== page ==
Friday, January 29, 2010

Chinese Wine Made in Australia...!

Before I delve into today's topic, just a quick update on my last post. It seems that Brussel's concern about labeling is not impressing European consumers. In a report just released by the European Food Information Council and published in the Journal of Public Health, it states that only 16.8% of consumers looked at nutritional information on labels. Say no more.
We all know that the Australian wine industry is going through a bit of a hard time and we also know that there is a potentially sizable market in China, but is selling out to the Chinese the answer? Doing business in and with China runs into many governmental snags. It is after all a communist regime running the show. Good for Google for taking a stand. Google stated that hackers had tried to infiltrate its software coding and e-mail accounts of Chinese human rights activists. Of course the Chinese immediately condemned the US and Google.
China has a "one child" policy whereby only one child per family is allowed to be born. Forced sterilizations and abortions, especially of baby girls, are not uncommon. Boys are favored over girls. Now there is a problem in the making. Women in the wonderful world of wine are becoming increasingly more important. Starting with some outstanding women wine makers, sommeliers and above all consumers. Maybe that trend will not be possible in China. There won't be enough women around.
Meanwhile back in Australia.... It seems that Chinese communism with a small 'c' is embracing Capitalism with a big 'C'. Chinese companies loaded with cash from state owned banks are on a buying spree in Australia.
Australia pioneered the cute and cuddly critter labels. Look no further than the very successful Yellow Tail with the Wallaby on its label. So can we expect to see the Koala bear replaced by the Panda bear? Click on the pics to get a closer look at these two famous icon bears from both countries. Good luck and best wishes to our Aussie friends!

Monday, January 18, 2010

Wine Labels Under attack by Brussels...!

Are government wine regulators somewhat akin to restaurant food critics, who feel it is their job to be critical of every restaurant they review? Do regulators feel they must foist obnoxious rules on the wine community or they are not doing the job they are paid to do? North America may have their neo-prohibitionists but it seems Europe has a whole gang of neo....(fill in your own blanks ).They feel
humanity must be saved form this harmful beverage that has been around for thousands of years. The latest outrageous proposal from Brussels will see dramatic changes to wine labels for wine produced in Europe. Calories? Does anyone really care? Does Sally turn to Harry and say look dear 'I know you don't really like this wine, but it has 20 calories less per serving'. When you buy your bacon do you check each label to see which one has the lowest fat content? What fat headed thinking is going on here? Perhaps beverages that have been around for more than 200 years should be exempt from this idiocy. Wine would certainly qualify. What about Sacramental wines? Will they be exempt? Forgive me Father, for I have Zinned. We made a mistake on the label. There are a whole lot more calories in that wine then what shows on the label. Does Father care? If this became mandatory in Canada, it would me a nightmare. Canada is bilingual and all product labels have to show both the English as well as the French versions. Then of course there are the huge costs associated with this folly. Wine is not a standardized product that is exactly the same each year. Variations will occur each vintage. Another needless cost for the consumer. I hope sanity will prevail and bumbling Brussels will back down from this bomb shell.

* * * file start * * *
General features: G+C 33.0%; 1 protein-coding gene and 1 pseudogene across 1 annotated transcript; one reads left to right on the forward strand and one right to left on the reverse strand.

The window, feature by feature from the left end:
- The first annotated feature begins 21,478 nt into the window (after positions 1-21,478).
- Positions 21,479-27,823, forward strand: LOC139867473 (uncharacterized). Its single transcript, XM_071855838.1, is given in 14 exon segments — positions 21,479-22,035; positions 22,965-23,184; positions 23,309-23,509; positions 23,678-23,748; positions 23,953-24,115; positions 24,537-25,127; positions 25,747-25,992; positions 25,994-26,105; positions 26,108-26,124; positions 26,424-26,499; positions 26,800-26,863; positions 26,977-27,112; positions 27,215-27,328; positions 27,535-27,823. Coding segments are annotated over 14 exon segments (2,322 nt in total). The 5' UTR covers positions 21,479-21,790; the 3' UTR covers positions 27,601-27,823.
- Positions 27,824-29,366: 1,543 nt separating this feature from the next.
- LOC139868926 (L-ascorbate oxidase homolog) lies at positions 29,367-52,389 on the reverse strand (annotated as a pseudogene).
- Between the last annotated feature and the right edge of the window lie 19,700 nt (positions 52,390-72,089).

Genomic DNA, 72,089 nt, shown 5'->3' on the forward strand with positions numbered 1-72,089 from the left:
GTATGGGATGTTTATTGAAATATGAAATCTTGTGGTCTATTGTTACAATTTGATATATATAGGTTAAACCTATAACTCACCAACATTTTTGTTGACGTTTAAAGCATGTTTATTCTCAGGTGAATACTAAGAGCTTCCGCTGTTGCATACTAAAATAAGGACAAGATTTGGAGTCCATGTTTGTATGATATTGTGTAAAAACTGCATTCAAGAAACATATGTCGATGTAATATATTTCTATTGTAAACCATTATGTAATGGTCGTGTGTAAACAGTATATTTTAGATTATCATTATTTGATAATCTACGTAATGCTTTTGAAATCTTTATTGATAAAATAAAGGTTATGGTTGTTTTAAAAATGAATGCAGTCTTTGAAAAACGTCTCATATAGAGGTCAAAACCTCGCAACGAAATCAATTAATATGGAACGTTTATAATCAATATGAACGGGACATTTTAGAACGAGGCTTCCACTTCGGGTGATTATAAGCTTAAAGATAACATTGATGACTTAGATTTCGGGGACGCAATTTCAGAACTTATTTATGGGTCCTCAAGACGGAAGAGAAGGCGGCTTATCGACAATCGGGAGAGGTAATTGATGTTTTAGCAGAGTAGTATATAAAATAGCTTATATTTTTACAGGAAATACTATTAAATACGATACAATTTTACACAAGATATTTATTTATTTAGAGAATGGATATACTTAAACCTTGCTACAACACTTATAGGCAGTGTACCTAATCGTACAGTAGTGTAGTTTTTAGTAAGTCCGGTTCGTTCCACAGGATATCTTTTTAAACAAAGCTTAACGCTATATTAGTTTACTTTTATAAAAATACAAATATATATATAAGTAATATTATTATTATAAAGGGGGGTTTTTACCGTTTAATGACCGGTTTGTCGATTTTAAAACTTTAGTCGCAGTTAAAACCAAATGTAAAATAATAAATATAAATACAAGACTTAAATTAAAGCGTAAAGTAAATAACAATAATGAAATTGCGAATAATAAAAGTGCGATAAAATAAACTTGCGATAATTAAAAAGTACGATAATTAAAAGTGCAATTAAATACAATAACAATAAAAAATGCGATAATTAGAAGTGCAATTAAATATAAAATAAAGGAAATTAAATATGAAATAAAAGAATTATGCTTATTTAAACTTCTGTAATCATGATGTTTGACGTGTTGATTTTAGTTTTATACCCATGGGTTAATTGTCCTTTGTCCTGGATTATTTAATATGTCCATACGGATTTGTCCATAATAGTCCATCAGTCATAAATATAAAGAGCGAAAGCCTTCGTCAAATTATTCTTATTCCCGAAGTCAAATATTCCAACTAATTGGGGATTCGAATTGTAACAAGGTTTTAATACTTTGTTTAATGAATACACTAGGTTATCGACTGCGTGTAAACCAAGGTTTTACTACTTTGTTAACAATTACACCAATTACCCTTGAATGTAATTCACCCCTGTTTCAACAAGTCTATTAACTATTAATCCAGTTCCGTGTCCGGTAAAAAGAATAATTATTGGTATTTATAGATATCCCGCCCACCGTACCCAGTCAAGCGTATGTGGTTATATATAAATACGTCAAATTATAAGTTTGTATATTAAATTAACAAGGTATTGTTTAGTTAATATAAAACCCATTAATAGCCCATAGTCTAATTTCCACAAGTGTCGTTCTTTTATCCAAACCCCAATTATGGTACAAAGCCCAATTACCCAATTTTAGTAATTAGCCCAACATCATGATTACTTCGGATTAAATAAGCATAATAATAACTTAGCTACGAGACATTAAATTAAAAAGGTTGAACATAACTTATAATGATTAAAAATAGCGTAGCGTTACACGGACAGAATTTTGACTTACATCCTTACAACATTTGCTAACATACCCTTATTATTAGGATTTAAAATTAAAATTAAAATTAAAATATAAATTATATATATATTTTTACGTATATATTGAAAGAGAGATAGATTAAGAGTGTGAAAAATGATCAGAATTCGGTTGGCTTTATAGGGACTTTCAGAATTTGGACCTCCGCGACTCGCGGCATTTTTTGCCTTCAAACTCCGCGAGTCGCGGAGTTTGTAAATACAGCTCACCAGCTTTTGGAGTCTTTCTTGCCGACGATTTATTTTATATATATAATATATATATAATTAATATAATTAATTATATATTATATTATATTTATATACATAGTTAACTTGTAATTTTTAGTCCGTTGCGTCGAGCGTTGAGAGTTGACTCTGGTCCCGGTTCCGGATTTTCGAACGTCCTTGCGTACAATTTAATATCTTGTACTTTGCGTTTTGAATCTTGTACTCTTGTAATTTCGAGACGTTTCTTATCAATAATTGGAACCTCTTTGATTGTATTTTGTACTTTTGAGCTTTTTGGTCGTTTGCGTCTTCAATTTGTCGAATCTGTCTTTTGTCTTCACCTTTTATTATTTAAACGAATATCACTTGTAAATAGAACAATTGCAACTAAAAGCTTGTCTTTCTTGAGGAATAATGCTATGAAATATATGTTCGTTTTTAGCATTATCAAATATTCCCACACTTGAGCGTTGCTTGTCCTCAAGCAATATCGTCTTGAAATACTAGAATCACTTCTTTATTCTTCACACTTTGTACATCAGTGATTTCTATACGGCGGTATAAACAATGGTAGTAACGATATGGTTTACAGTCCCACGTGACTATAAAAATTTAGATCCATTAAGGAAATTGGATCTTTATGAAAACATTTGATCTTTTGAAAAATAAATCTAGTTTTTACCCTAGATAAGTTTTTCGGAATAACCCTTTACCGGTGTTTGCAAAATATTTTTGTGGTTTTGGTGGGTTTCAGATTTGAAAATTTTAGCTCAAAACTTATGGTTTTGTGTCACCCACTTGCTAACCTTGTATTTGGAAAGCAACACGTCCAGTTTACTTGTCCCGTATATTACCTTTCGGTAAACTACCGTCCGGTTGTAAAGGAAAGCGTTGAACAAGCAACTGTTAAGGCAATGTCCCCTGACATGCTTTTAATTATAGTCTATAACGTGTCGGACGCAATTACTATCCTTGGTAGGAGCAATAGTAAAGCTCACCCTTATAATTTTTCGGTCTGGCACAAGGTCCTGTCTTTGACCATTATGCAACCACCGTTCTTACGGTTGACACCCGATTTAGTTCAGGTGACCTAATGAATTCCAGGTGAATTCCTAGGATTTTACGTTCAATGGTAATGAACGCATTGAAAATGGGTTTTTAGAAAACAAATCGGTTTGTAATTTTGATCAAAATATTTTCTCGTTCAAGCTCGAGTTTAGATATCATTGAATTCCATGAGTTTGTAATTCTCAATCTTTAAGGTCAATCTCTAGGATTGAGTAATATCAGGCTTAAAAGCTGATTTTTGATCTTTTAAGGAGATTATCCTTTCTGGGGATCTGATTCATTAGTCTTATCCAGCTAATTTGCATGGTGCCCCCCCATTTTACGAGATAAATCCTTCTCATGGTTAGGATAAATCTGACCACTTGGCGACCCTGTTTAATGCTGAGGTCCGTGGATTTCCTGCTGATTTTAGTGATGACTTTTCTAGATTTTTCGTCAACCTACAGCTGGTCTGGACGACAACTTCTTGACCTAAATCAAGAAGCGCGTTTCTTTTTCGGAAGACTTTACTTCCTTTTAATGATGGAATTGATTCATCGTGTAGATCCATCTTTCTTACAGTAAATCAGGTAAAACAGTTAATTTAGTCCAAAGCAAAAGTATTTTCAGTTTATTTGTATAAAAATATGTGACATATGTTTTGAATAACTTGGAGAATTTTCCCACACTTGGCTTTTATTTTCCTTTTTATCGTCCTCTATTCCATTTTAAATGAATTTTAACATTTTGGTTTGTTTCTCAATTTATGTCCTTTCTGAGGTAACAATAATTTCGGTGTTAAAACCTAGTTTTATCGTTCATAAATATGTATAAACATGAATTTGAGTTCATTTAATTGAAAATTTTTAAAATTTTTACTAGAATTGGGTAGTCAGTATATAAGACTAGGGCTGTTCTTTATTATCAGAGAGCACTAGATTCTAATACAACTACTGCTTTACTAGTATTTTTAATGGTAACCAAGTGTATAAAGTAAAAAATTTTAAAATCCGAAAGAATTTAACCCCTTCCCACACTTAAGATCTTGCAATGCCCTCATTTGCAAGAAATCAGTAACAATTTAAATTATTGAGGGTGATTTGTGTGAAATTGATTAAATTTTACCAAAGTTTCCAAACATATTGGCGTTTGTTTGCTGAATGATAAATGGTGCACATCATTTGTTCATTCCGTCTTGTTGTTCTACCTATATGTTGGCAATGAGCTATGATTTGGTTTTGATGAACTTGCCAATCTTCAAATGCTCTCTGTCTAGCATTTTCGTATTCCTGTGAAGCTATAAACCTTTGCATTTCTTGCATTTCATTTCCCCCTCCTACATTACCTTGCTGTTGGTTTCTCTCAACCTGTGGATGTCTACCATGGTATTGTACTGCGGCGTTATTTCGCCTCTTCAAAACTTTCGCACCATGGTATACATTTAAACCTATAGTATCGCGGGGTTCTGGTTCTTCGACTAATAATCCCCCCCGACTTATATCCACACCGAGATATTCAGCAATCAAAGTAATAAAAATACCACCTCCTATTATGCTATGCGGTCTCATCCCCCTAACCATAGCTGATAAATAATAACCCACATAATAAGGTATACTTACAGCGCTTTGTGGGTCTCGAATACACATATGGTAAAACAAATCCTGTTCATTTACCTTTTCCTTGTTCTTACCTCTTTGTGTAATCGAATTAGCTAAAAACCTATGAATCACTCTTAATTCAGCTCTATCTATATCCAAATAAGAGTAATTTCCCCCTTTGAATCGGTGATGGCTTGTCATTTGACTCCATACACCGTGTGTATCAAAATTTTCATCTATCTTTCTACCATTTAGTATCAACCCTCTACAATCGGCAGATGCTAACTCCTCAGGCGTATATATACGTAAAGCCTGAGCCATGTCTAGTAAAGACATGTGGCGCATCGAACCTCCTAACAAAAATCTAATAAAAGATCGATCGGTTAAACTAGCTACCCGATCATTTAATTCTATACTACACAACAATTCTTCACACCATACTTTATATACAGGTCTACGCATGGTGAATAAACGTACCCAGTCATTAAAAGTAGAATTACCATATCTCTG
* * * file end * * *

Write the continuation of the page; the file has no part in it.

Thursday, January 07, 2010

Wine Predictions for the New Decade...!

As we begin 2010 and a new decade there are some fascinating predictions out there. Two I found particularly interesting were Steve Heimoff's "My Ten for the Next Ten" and Julie Brosterman's "Was 2009 the Tipping Point for Wine & Social Media."
But let me begin 2010 with a needed correction to my last blog entry. If you look at the picture I posted, courtesy Philippe
Durst of the Dopff Au Moulin winery in Alsace, you would have to believe that there was a lot more pressure inside that bottle than the 2-3 atmospheres of pressure I attributed to Crémants.
I am again indebted to Philippe for the celebratory picture but mostly for pointing out that since Crémants in France are made in the traditional method, previously known as Méthode Champenoise, they all attain 5.5 to 6 bars of pressure. And to quote Philippe here are the correct details.
"Originally the term crémant was in use for wines of lesser pressure in Champagne (such as in Crémant de Cramant) but since it was traded by French producers in exchange for no longer using the wording "méthode champenoise" on the labels, it is now used since 75 in Loire and Burgundy and since 76 in Alsace for fully sparkling wines made with the local grapes.
So while we are in correction mode, I hope that this will be the decade that wine writers and media types will use the words "variety" and "varietal" correctly. Look them up in Jancis Robinson's Oxford Companion to Wine or check out this
article on Snooth.
Click on the pic for a closer look at the Sangiovese grape "variety" I took while visiting Tuscany.
So do I have any predictions for the new decade? Yes, two of them. We will see a much greater involvement of women in wine and deservedly so. I will go into more details on that in a future posting. My second prediction is that as the the North American palate evolves and becomes more educated we will see the producers of multi million bottles of wine, such as Yellow Tail, adapt and make their wines in a less sweeter fruit bomb style of wine. Who will be asking for that? Why women of course!